On The Lookout Again

Apr 12, 2012 | 2 comments

Bird’s Eye View

     The bald eagle is back.  She perches in the Monterey Cypress on Merchant Street where she has a clear view of us, and we of her.  Lately, she has sometimes shared her perch with a young juvenile and that’s probably why I think of her as female, not male.  A mother teaching her young.  But it could be a father-and-son hunting duo.  Hard to tell with eagles.
     I’m not sure why we don’t see them during the winter..  Some eagles migrate in the cold months if their nearby body of water freezes over, but that’s hardly a problem here by Willapa Bay.  Nevertheless, we’ve not seen eagles on Merchant Street since early last fall.
     They showed up the same day we brought our baby chickens home from the Planter Box.  Go figure.  The peeps went from their box in the car (which we had driven into the garage) directly into their over-sized nursery box in our workroom.  They have yet to be introduced to the big outside world.  That won’t happen until they are fully fledged.
     So how do the eagles know?  Or do they?  Perhaps it’s just a coincidence that they’ve been on their Oysterville Lookout since the chickens arrived.  Or maybe they’ve been hearing those “Peep! Peep! Peep!” sounds coming from our house.
     An eagle’s sense of hearing is second only to its ability to see.  If, as they say, an eagle can spot a rabbit a mile away, does it follow that it can hear a baby chick just down the block?  It seems logical to me.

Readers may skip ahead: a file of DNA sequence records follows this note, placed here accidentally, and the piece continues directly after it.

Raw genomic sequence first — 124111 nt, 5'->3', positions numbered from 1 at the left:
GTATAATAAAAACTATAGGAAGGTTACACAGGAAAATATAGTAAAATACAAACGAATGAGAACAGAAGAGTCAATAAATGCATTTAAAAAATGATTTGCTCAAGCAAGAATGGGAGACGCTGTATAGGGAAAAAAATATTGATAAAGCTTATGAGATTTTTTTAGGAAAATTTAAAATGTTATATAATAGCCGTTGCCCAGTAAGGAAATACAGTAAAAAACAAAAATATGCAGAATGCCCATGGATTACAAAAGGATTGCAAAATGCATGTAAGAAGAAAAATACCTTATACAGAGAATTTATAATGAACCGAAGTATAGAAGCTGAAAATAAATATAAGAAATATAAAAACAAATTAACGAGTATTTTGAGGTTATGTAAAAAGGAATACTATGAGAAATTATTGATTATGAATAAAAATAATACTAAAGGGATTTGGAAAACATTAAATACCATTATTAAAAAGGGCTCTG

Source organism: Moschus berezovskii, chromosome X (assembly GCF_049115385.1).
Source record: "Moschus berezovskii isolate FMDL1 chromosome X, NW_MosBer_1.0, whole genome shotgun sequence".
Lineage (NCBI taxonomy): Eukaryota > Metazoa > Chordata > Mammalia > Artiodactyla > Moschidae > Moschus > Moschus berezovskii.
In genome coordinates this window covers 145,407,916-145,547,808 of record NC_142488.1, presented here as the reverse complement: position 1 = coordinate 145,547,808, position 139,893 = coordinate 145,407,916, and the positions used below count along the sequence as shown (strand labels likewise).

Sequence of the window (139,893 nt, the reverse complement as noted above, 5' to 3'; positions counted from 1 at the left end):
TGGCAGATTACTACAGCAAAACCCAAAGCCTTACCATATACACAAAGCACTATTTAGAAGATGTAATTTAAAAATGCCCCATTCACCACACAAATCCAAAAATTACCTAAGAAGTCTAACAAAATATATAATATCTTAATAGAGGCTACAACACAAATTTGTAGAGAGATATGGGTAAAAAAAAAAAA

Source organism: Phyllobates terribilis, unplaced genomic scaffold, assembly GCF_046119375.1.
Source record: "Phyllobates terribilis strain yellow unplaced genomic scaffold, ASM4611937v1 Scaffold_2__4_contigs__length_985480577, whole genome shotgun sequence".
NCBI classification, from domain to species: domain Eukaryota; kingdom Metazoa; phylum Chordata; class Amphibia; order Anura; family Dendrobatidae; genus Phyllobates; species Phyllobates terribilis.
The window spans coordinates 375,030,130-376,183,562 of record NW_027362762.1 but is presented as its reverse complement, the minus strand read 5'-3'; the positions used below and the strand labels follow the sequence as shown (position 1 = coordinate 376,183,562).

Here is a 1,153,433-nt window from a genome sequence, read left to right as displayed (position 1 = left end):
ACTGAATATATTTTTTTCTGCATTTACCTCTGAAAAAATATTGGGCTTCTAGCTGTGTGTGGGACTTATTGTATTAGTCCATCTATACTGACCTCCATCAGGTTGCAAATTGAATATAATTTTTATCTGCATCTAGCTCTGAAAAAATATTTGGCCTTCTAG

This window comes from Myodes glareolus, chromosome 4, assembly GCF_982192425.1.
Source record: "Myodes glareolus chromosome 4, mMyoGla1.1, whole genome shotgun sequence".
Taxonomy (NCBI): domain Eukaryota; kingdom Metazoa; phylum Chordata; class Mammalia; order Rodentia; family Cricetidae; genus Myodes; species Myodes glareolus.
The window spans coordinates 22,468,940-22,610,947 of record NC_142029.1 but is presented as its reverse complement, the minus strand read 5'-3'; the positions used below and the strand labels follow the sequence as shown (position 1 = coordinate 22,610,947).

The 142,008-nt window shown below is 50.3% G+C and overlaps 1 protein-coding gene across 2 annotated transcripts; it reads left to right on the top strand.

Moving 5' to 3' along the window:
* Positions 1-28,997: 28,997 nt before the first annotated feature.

Farmer Nyel has the chicken coop and its attendant run well reinforced.  And when the time comes, there will be no free-ranging if there are eagles in sight.  We’ll be on the lookout, so to speak, ourselves.

2 Comments

  1. Kathleen Shaw

    A friend forwarded the most amazing video of an eagle to me. It was shot near Baton Rouge, and it was of a bald eagle trying to lift a dead nutria from the surface of a lake. Now, I’ve seen them get large salmon from the Nisqually River, but for some reason this eagle could not get a good handle on the nutria. After many tries (“how long does this video run!”) the eagle finally lands on the water near the nutria, hops up onto the nutria’s body to grab it, and then uses his/her wings to do a breaststroke to drag the nutria over to a small island! Bird brains indeed. The brain of a bird may be small, but consider it in ratio to the size of the bird. Bet your chickens are smarter than many think.

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  2. Stephanie Frieze

    It would be highly insulting if an eagle carried away a peeper, but it’s nice that you are privy to so much of nature in your neck of the woods.

    Reply

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